Press Advisories

8. 12. 2010 14:46

Statement by Prime Minister Petr Nečas on the public sector strike

I respect the right of every citizen of the Czech Republic to express his or her disagreement by means of demonstrations or strikes. Any cultivated protest by citizens voicing their opinion has my complete understanding.

On the other hand, I fundamentally reject trade-union plans to exploit tomorrow’s public sector strike as an opportunity to demonstrate upcoming government reforms.

In doing so, trade-union leaders have made it quite clear that they are not concerned about ensuring the proper defence of workers’ rights; rather, their goal, in league with the leftist opposition, is to play a political game which could ultimately destabilize our economy and even our country.

The government’s austerity measures are the bare minimum needed to stabilize the national budget for 2011. Without them, next year’s budget would collapse. We cannot and will not retreat from a reduction in public sector wages by 10% because otherwise it would be impossible to approve a credible national budget.

Hundreds of thousands of people in the private sector have taken a pay-cut in recent years. In the second quarter of this year, 84,000 employees of private firms had lost their jobs in the previous twelve months. In the public sector, no one was laid off; in fact, the workforce here rose by 6,000 employees. The widening gap between the incomes of employees in the public and private sectors in favour of public sector workers is untenable. The public sector must also respect the economy.

The electorate gave the coalition government a mandate to steer our country towards competitiveness, balanced budgets and long-term prosperity. We did not receive a mandate to procrastinate until our public finances were in such a state that we had to call in the officials of international institutions to do the job for us, as has happened elsewhere in the EU. If we hold back on major reforms now, we will still be forced to introduce them at some point in the future, by which time they will have to be all the more radical and rapid. Putting it bluntly, we ignore developments in the economy, public finances and demographics in the Czech Republic at our peril. This is why we are advocating reform measures that are as socially sensitive as possible.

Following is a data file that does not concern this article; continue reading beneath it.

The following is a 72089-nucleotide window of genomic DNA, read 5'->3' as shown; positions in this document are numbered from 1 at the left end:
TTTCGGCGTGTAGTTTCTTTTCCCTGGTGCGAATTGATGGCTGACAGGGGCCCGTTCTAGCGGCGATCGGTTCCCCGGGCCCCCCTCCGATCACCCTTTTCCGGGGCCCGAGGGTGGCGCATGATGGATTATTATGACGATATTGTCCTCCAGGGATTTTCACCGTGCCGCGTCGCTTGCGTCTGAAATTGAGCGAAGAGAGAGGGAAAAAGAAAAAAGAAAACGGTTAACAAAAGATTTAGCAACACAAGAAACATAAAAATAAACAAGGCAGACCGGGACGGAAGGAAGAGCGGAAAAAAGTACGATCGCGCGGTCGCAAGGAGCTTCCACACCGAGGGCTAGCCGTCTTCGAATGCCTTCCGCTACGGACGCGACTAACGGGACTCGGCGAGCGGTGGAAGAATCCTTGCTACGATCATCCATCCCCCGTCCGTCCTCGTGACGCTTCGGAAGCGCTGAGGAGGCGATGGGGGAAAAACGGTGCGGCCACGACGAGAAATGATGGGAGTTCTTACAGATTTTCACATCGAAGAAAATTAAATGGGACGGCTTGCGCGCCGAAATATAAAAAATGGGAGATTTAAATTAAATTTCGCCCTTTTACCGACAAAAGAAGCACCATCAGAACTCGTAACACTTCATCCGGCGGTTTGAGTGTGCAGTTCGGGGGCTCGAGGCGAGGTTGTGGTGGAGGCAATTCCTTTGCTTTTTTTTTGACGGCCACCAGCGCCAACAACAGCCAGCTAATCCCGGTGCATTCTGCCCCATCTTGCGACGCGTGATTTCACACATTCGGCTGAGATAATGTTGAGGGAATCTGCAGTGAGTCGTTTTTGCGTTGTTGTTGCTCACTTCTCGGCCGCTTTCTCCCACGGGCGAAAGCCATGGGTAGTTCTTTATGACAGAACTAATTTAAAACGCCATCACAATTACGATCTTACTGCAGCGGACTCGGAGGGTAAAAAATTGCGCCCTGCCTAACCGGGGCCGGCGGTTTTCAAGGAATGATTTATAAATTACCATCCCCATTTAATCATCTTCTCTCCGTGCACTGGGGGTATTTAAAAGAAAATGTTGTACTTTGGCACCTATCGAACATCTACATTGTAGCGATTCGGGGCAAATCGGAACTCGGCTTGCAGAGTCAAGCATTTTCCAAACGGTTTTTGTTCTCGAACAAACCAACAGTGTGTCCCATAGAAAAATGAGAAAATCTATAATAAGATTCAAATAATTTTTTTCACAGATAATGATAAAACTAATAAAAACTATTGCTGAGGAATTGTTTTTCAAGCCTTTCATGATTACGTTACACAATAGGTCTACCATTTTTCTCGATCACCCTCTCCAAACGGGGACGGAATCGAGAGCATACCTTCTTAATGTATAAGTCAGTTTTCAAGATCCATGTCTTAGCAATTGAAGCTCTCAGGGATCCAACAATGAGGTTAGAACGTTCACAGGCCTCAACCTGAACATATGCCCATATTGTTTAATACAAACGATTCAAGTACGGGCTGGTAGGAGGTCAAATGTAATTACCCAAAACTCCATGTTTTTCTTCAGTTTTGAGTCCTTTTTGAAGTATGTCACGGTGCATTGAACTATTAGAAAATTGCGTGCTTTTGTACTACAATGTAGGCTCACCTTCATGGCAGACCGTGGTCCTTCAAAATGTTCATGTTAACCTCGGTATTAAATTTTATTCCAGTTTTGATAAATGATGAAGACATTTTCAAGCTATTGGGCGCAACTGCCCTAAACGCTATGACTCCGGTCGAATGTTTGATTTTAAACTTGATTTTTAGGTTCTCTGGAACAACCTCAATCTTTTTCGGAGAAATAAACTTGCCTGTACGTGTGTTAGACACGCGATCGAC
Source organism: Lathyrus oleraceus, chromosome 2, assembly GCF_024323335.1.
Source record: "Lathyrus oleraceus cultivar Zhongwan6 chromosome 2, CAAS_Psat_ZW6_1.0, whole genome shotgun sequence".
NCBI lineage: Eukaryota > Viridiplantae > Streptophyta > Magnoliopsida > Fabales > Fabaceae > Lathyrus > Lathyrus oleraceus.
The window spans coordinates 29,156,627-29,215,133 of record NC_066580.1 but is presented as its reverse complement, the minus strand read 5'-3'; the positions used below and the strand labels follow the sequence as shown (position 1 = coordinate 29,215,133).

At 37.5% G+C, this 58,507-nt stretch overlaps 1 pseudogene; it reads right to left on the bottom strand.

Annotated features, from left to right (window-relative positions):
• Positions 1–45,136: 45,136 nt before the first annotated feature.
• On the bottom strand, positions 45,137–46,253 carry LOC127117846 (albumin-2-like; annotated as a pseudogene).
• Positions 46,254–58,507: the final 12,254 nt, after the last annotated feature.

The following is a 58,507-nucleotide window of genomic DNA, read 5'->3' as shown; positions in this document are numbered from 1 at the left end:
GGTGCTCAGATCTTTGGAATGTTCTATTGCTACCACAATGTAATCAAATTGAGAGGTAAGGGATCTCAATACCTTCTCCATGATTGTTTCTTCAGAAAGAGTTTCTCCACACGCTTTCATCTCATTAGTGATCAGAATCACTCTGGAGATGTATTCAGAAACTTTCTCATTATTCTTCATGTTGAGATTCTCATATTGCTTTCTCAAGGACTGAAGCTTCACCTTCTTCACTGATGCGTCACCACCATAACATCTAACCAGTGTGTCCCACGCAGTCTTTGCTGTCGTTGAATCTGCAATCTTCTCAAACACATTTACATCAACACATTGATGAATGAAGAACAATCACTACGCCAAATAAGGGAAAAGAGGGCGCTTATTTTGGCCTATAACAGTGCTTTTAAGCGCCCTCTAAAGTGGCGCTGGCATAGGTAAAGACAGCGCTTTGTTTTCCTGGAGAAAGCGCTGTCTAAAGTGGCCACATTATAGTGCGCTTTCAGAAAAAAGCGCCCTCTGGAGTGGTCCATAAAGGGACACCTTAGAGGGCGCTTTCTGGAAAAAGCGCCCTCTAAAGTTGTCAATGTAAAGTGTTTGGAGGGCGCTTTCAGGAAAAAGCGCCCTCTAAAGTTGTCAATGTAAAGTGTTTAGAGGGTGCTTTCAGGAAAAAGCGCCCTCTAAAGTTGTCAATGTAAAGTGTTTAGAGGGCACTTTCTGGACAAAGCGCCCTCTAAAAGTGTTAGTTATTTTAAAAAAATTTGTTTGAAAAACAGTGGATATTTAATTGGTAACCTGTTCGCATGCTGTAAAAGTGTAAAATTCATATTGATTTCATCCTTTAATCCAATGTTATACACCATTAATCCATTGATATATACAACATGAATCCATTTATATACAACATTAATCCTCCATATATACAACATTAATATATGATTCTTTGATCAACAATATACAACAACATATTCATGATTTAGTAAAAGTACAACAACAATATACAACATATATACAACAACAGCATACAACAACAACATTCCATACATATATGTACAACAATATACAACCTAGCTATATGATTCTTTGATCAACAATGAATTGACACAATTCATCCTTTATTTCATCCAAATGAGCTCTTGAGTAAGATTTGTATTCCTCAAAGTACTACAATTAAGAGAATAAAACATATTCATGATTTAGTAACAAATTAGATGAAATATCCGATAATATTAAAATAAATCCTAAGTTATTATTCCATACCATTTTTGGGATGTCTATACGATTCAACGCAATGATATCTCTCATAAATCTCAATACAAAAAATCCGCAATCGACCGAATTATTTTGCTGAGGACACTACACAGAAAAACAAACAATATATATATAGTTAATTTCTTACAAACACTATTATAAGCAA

The government I am in charge of will not shirk from unpopular action. We will reason with the Czech public and explain how these steps are necessary and proper. We will forge ahead with the preparation and introduction of reforms and with plans to reduce the country’s debt. This was our pledge to the voters and citizens of this country, and we have every intention of honouring it.

I would also like to take this opportunity to thank the overwhelming majority of public sector workers who choose not to join the strike tomorrow. I hold this manifestation of civil responsibility in high regard. We will do all we can to ensure that the public sector, once it has been streamlined, will be able to develop successfully and pave the way for sound conditions for its employees on a bedrock of stable public finances.

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